Design of an Electrospun Collagen Scaffold for the Regeneration of Periodontal Tissues

Creber, Kendal I (Biomedical Engineering , The University of Western, London, ON)
Kim, Shawna (Anatomy and Cell Biology, The University of Western Ontario, London, ON)
Guan, Jianjun (Materials Science and Engineering, The Ohio State University, Columbus, OH)
Hamilton, Douglas W (Division of Oral Biology, The University of Western Ontario, London, ON)

Introduction

Periodontitis affects over 25% of adults in Canada and is the leading cause of tooth loss due to severe, irreversible damage to the periodontium (1). Though current treatments are able to impede disease progression, tissue-engineering strategies for the periodontium are still in their infancy. Consequently, restoration of a fully functional periodontium has yet to be achieved and tooth loss is a frequent outcome. The recent identification of mesenchymal progenitor cells within the human periodontal ligament (PDL) and periosteum, which are capable of differentiating into fibroblastic, cementoblastic and osteoblastic cells, has sparked new interest in the development of regenerative periodontal treatments (2). We have designed a novel electrospun scaffold to facilitate the regeneration of periodontal tissues affected by periodontitis through the recruitment and activation of these progenitor cells. The type I collagen scaffold is co-spun with periostin, a matricellular protein which is highly expressed in the healthy PDL and periosteum. Periostin is expected to enhance the recruitment of progenitor cells and induce osteogenic differentiation to promote tissue regeneration.

Materials and Methods

Type I collagen, dissolved in hexafluoroisopropanol was combined with a solution of recombinant human periostin and electrospun to produce a scaffold mat (Fig. 1) with approximately 1:22500 periostin to collagen by weight. The scaffold was then cross-linked in a solution of 5% glutaraldehyde in ethanol. Scaffolds containing collagen alone were used as controls. The attachment and spreading of human PDL cells on each scaffold was observed with scanning electron microscopy (SEM). Cellular adhesion and proliferation were assessed with CyQuant® GR fluorescent dye to quantify cell number based on DNA content. Deposition and organization of the extracellular matrix proteins fibronectin and tenascin C on the scaffold surface were visualized with immunocytochemical staining. For in vivo studies, fenestration defects were created in the second molar of rats, and scaffolds were implanted along the side of the tooth. 10 days, post surgery, immunohistochemical staining was used to visualize the extent of regeneration.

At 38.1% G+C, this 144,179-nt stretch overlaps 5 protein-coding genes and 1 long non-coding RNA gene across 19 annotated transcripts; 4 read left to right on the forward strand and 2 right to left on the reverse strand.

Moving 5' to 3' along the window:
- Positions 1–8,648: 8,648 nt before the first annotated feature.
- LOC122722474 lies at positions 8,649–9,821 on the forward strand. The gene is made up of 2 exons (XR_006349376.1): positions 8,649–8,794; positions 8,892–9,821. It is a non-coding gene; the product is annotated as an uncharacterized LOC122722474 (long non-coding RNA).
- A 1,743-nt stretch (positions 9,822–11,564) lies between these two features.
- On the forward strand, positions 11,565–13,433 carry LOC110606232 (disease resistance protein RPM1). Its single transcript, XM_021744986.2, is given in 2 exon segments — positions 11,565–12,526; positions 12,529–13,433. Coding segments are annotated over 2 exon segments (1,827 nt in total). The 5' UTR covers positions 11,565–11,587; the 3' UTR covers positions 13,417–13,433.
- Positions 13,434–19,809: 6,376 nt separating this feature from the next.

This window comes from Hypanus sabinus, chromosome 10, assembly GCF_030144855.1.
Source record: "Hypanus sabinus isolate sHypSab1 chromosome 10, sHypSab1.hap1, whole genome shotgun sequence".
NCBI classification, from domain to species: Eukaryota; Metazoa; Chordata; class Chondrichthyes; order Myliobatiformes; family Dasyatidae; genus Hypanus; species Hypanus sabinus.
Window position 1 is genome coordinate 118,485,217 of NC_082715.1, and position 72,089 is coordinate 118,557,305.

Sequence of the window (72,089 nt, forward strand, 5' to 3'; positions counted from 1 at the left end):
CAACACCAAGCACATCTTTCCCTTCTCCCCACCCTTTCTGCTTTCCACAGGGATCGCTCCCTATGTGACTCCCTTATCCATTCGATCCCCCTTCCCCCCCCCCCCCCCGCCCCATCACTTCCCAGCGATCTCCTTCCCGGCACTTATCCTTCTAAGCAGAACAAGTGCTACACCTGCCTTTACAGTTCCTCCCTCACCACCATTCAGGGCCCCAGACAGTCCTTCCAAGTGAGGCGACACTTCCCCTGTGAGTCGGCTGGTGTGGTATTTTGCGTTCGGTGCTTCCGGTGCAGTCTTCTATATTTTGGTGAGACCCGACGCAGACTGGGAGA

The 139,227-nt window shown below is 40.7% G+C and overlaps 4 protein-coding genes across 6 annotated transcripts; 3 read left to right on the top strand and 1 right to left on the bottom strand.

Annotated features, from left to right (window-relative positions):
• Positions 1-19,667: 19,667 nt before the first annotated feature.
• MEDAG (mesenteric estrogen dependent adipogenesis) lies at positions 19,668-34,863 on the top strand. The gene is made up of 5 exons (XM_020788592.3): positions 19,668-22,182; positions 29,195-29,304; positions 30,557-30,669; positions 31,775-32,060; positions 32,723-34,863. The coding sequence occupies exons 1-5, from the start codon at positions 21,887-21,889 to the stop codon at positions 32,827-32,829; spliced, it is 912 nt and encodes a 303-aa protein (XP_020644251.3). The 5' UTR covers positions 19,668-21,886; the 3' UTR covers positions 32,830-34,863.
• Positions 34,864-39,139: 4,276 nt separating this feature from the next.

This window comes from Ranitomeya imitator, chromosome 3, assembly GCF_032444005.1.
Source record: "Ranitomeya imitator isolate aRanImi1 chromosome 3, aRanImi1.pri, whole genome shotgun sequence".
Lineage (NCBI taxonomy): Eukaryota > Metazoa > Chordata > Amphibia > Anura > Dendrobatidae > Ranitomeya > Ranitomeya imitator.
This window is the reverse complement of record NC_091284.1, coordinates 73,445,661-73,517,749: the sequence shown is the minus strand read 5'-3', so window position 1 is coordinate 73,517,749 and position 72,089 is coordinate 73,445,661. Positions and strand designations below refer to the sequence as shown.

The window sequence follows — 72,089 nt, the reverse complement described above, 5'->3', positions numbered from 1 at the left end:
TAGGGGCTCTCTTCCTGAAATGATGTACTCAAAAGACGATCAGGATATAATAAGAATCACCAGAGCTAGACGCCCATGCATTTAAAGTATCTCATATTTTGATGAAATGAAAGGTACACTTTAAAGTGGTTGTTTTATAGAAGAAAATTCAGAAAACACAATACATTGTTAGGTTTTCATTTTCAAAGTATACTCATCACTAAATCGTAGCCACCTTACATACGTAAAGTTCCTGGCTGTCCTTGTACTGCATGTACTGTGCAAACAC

Results

Scanning electron microscopy revealed that cells attach to both the control and periostin scaffolds in as little as 15 minutes and begin to spread within 30 minutes. Lamellipodia were observed as early as 30 minutes post-seeding (Fig. 2a) and within 1 hour, filopodia had extended (Fig. 2b). Immunocytochemical staining was used to visualize the secretion of extracellular matrix proteins by PDL cells on the scaffolds in vitro. By day 3 post-seeding, the deposition of fibronectin and tenascin C, two glycoproteins abundant in the healthy periodontal ligament, was observed. Cell proliferation was assessed up to 10 days, and confirmed that both scaffolds were able to support cellular proliferation in vitro. The rate of proliferation on collagen scaffolds was comparable to that of cells on tissue culture plastic, whereas the rate of proliferation on the periostin scaffold was significantly lower at 7 and 10 days (p 0.05). This decrease in proliferation may indicate that cells are undergoing differentiation in response to the periostin scaffold. Preliminary in vivo studies suggested that the conditions with scaffolds implanted had less inflammation than an untreated defect. Furthermore, the periostin scaffold condition appeared to stimulate new bone formation.

Discussion and Conclusion

Human PDL cells seeded on both the control and recombinant periostin electrospun type I collagen scaffolds support cellular attachment, the secretion of extracellular matrix proteins, and cell proliferation, indicating that the scaffolds provide a suitable environment for cellular growth and development. Future studies will assess the extent of regeneration and the effect of recombinant periostin scaffold on osteogenic differentiation

Fig.1 SEM images of control type I collagen scaffold. Randomly aligned fibers of roughly 1μm in diameter (a) with scaffold thickness of approximately 30 μm (b).

Fig. 2 SEM images of human PDL cells seeded on control type I collagen scaffold. At 30 minutes post-seeding, lamelipodia are observed (a). At 1 hour, filopodia have extended (b).

References

1. Health Canada. Summary report on the findings of the oral health component of the Canadian Health Measures Survey 2007 - 2009. Health Reports [Internet]. 2010 Jun 10. Available from: http://www.fptdwg.ca/assets/PDF/CHMS/CHMS-E-summ.pdf 2. Seo B-M, Miura M, Gronthos S, Mark Bartold P, Batouli S, Brahim J, et al. Investigation of multipotent postnatal stem cells from human periodontal ligament. The Lancet. Elsevier; 2004 Jul;364(9429):149–55.

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